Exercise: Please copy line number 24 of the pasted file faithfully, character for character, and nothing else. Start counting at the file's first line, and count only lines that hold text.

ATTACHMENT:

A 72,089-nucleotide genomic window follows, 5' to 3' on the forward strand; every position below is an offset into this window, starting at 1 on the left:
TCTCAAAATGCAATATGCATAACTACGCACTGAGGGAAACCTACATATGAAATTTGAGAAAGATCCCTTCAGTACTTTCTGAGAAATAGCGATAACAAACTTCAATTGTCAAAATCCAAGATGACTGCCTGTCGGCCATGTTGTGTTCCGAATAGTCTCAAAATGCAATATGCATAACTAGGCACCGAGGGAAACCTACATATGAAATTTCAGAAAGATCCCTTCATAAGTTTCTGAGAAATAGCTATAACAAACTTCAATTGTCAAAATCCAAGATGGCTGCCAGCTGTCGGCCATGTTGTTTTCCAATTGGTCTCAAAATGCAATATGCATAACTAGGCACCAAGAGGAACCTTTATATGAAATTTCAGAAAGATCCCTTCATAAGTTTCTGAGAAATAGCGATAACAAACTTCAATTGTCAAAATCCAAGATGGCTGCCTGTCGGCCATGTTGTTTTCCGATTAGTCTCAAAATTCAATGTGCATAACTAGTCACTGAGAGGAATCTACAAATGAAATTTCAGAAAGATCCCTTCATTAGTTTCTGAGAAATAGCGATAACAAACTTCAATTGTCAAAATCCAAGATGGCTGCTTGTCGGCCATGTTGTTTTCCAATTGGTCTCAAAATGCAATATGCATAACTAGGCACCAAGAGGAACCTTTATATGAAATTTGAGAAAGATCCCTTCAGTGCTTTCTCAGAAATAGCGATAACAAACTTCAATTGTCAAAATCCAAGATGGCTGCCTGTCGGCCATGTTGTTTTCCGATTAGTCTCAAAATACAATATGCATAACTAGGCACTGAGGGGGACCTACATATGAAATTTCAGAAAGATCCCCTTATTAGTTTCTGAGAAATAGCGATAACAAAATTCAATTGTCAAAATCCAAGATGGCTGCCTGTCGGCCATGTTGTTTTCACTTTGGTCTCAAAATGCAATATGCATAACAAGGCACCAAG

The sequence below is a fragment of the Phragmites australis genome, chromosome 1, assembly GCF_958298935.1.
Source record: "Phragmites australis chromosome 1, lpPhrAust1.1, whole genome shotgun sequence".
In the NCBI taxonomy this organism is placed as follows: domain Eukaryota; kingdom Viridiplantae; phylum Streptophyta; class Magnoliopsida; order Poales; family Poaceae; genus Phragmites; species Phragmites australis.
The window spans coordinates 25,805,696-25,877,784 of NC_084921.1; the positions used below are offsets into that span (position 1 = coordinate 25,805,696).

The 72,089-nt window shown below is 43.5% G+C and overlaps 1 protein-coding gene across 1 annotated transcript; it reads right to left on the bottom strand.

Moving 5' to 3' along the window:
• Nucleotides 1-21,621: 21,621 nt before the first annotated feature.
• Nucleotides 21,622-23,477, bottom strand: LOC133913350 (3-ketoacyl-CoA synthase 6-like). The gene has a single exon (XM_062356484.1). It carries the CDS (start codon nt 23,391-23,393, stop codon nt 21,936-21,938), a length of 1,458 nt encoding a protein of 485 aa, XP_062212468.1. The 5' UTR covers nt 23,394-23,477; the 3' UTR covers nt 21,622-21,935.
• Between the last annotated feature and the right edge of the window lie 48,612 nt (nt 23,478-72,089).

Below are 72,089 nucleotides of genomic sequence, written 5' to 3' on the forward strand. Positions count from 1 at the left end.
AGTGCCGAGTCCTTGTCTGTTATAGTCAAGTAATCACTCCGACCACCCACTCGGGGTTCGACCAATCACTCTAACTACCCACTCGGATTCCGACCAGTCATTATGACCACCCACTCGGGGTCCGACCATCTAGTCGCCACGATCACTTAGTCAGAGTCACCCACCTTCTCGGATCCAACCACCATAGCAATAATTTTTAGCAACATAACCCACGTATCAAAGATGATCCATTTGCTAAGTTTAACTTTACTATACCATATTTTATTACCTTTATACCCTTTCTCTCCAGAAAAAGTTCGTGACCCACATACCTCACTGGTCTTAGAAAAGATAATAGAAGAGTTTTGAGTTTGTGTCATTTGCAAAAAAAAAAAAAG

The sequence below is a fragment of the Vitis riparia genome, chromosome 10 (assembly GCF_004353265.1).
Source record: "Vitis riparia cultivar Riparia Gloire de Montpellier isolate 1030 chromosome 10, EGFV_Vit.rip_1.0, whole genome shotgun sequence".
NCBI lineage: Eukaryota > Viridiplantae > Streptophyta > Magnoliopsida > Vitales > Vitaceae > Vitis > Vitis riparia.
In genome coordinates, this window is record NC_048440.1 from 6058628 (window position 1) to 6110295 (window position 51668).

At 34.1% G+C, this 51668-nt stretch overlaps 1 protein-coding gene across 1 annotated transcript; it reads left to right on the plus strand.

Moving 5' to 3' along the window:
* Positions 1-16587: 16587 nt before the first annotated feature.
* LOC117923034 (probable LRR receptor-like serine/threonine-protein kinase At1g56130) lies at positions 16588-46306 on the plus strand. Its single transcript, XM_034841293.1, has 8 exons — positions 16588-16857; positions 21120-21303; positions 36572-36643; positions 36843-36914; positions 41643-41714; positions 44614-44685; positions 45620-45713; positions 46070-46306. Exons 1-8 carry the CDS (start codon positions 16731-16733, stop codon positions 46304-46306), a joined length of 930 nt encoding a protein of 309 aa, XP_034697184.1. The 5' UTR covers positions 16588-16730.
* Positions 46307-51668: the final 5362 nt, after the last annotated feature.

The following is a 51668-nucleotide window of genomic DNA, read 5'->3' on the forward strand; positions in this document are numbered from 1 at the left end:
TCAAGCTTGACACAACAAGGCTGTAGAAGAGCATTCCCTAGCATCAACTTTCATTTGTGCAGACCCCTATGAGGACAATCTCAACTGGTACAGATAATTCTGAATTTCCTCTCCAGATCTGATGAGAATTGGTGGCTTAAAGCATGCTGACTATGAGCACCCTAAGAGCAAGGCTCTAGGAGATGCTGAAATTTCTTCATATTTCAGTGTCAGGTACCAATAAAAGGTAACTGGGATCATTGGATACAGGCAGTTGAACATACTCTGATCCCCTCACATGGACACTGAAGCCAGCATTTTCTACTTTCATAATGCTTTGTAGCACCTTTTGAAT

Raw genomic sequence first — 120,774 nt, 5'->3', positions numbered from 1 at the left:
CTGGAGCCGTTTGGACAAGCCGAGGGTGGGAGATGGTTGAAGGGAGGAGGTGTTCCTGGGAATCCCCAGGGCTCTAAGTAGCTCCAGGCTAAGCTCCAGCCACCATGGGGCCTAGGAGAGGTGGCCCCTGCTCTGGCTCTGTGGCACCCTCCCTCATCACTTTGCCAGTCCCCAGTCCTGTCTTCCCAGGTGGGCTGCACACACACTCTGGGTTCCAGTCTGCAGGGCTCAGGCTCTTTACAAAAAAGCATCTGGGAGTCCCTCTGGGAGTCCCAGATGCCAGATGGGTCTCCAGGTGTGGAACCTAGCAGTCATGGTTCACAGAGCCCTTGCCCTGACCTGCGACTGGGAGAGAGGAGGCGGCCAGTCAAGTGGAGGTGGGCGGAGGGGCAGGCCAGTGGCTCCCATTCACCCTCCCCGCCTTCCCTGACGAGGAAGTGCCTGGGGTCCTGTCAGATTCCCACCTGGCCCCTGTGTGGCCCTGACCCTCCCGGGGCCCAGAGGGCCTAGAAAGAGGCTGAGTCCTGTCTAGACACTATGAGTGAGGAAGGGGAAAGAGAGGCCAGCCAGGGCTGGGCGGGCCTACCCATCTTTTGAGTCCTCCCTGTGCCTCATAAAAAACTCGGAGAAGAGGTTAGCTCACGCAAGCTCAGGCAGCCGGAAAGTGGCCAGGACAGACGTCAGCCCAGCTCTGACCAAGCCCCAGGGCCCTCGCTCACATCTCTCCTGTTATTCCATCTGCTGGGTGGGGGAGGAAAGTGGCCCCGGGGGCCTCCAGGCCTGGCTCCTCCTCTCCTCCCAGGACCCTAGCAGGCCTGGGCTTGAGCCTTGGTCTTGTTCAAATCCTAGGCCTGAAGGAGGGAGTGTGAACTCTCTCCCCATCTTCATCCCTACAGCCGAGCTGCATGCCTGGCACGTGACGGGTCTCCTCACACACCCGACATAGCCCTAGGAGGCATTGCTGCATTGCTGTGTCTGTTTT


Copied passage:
TCAAGCTTGACACAACAAGGCTGTAGAAGAGCATTCCCTAGCATCAACTTTCATTTGTGCAGACCCCTATGAGGACAATCTCAACTGGTACAGATAATTCTGAATTTCCTCTCCAGATCTGATGAGAATTGGTGGCTTAAAGCATGCTGACTATGAGCACCCTAAGAGCAAGGCTCTAGGAGATGCTGAAATTTCTTCATATTTCAGTGTCAGGTACCAATAAAAGGTAACTGGGATCATTGGATACAGGCAGTTGAACATACTCTGATCCCCTCACATGGACACTGAAGCCAGCATTTTCTACTTTCATAATGCTTTGTAGCACCTTTTGAAT